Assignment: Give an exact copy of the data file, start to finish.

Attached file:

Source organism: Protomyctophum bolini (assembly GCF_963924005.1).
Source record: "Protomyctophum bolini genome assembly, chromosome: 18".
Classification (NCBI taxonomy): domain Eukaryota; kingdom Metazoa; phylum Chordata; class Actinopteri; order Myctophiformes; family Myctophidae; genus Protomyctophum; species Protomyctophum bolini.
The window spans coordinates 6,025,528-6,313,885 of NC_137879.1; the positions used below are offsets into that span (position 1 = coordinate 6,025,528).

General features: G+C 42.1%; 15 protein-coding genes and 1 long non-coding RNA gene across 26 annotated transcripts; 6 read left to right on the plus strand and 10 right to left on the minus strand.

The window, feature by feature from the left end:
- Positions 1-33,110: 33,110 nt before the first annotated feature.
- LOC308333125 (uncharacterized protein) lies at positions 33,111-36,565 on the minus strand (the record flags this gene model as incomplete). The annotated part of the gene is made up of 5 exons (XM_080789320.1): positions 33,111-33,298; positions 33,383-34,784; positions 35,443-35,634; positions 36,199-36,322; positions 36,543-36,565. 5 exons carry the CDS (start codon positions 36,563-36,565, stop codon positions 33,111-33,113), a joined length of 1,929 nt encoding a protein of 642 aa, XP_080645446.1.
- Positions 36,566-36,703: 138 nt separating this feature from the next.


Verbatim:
Source organism: Protomyctophum bolini (assembly GCF_963924005.1).
Source record: "Protomyctophum bolini genome assembly, chromosome: 18".
Classification (NCBI taxonomy): domain Eukaryota; kingdom Metazoa; phylum Chordata; class Actinopteri; order Myctophiformes; family Myctophidae; genus Protomyctophum; species Protomyctophum bolini.
The window spans coordinates 6,025,528-6,313,885 of NC_137879.1; the positions used below are offsets into that span (position 1 = coordinate 6,025,528).

General features: G+C 42.1%; 15 protein-coding genes and 1 long non-coding RNA gene across 26 annotated transcripts; 6 read left to right on the plus strand and 10 right to left on the minus strand.

The window, feature by feature from the left end:
- Positions 1-33,110: 33,110 nt before the first annotated feature.
- LOC308333125 (uncharacterized protein) lies at positions 33,111-36,565 on the minus strand (the record flags this gene model as incomplete). The annotated part of the gene is made up of 5 exons (XM_080789320.1): positions 33,111-33,298; positions 33,383-34,784; positions 35,443-35,634; positions 36,199-36,322; positions 36,543-36,565. 5 exons carry the CDS (start codon positions 36,563-36,565, stop codon positions 33,111-33,113), a joined length of 1,929 nt encoding a protein of 642 aa, XP_080645446.1.
- Positions 36,566-36,703: 138 nt separating this feature from the next.